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With: Alice Cooper, Roger Daltrey, Gene Simmons, Paul Stanley, Sammy Hagar, Lita Ford, Nancy Wilson, Rob Halford, Richie Faulkner, Joe Perry, David Fishof, Scott "Pistol" Crockett, Tammy Fisher, Blake Meinhardt, Scott Keller, Jackson Keller
Written by: Renee Barron, Douglas Blush, Kimberley Furst
Directed by: Renee Barron, Douglas Blush
MPAA Rating: NR
Running Time: 87
Date: 01/15/2021

Rock Camp: The Movie (2021)

3 Stars (out of 4)

Band Wagon

By Jeffrey M. Anderson

Even though it's admittedly shallow, under-explored, and self-serving, the documentary Rock Camp: The Movie still manages to capture the joy and the healing power of music, as well as the dream of being a rock star.

Promoter David Fishof tells his story. He wanted to be a musician, but lacked talent, so on the advice of his father, he became a promoter, first of athletes, and then rock musicians. In 1997, he founded Rock and Roll Fantasy Camp, which allows ordinary folks to hang out with real rock stars and play music for a few days.

We're introduced to Scott "Pistol" Crockett, who missed a chance to play drums for Lenny Kravitz and still dreams of making a living playing music. Then there's a grandmother who has participated for years as a drummer, and this year wants to try singing. We also meet a man who found that music gives him a way to connect with his son, who is on the autism spectrum. As they jam with various rock legends, they radiate pure joy.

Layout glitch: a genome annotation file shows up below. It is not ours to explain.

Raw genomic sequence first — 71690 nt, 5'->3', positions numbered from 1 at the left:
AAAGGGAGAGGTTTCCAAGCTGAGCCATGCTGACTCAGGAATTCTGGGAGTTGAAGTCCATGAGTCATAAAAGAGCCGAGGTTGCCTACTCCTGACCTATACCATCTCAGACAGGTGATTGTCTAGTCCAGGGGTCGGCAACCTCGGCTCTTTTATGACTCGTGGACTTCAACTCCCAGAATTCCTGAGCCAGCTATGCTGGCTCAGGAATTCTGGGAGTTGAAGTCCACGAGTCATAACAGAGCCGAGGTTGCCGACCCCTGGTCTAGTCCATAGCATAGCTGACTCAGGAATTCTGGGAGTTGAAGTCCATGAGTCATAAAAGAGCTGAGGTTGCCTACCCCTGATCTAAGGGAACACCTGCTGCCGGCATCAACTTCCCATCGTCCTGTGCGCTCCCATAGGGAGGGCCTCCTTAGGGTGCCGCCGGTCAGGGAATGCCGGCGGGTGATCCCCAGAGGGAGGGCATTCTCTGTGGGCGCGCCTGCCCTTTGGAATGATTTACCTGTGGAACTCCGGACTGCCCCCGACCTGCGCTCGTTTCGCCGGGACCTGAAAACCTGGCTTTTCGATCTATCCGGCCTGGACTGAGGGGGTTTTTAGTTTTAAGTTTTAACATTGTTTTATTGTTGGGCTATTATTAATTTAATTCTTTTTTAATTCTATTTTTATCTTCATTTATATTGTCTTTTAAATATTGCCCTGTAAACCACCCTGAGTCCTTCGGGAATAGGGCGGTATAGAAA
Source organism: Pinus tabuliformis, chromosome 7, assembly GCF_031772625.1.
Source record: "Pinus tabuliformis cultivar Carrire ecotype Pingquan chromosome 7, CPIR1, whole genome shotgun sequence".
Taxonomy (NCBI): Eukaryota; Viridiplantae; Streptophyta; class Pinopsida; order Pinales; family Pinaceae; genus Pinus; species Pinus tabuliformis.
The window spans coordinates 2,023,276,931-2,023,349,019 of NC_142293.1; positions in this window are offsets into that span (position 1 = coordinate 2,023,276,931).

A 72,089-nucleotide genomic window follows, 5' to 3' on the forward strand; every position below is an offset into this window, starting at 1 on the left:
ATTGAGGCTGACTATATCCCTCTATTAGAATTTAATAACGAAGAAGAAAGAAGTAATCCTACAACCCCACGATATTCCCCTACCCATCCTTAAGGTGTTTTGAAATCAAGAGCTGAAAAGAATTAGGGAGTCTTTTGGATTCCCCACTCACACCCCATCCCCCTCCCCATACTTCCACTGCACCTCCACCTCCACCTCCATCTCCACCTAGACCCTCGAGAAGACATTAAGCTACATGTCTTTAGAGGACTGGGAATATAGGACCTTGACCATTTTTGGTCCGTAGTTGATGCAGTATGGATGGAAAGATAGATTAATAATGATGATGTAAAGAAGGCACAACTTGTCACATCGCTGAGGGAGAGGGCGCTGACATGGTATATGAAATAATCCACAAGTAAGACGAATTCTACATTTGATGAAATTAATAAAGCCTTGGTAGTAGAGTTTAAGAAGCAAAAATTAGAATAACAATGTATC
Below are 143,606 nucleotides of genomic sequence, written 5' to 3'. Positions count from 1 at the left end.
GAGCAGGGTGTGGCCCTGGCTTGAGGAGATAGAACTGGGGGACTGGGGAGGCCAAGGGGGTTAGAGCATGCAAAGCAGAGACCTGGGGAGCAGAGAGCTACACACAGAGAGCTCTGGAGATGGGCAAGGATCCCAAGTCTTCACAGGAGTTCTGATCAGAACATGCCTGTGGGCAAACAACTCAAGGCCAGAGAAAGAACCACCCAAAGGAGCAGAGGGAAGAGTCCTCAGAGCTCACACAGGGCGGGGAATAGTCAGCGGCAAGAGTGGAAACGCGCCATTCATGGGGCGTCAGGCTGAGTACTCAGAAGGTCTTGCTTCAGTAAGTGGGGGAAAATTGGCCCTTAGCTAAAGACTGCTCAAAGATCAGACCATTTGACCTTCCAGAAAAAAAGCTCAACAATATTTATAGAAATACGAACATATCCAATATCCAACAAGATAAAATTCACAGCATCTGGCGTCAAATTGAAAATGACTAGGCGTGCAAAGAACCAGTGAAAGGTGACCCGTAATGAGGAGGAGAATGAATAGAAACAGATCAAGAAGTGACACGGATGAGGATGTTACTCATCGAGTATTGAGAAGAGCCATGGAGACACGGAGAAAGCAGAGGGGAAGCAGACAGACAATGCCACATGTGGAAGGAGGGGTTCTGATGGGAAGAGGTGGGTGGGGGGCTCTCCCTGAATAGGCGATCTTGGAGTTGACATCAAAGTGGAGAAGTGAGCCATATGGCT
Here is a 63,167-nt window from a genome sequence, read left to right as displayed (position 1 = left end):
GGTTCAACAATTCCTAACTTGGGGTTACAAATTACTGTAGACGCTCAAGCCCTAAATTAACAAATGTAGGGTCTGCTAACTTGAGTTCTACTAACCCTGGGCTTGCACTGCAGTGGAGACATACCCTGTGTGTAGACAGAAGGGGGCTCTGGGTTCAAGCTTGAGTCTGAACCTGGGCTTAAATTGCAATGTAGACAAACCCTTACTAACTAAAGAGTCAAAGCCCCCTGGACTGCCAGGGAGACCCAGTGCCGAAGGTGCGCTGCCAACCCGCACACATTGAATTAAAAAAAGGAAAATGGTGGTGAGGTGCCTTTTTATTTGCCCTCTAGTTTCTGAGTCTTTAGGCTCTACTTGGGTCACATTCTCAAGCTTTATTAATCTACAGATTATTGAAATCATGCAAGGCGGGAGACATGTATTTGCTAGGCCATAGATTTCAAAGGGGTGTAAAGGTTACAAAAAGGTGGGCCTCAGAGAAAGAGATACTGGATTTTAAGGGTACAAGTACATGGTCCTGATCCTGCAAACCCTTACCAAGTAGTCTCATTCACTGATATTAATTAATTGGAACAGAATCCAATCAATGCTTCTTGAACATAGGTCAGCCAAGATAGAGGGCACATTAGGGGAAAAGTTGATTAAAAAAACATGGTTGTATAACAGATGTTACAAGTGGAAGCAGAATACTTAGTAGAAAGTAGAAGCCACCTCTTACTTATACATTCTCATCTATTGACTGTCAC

Directed by Renee Barron and Douglas Blush, the movie chooses its subjects, Tammy Fisher, Blake Meinhardt, Scott and Jackson Keller, etc., wisely, and it's easy to see how much the camp means to them. As rocker Alice Cooper explains during the movie's opening, if only people that struggle through their jobs and their lives only had a rock band to look forward to playing with on weekends, they'd be much happier. Moreover, it's truly inspiring to see how the camp helps both Blake (who is on the autism spectrum) and Jackson (who was born with severe birth defects) blossom.

The filmmakers capture footage of an amazing array of rock stars, including Cooper, Roger Daltrey of The Who, Gene Simmons and Paul Stanley of KISS, Sammy Hagar, Lita Ford, Nancy Wilson of Heart, Rob Halford and Richie Faulkner of Judas Priest, Joe Perry of Aerosmith, and many more.

But while it's cool to see them hanging out and jamming, or talking about the camp, the movie never gets very deep with them. Nor does it delve very far into Fishof's life. He's just a happy guy who hangs out with rock stars. Most glaringly, though Rock Camp: The Movie neglects to mention the details of how to go there, how much it costs, and how hard it is to get in. In this way, it resembles an ad more than a documentary, but at least it's fun.

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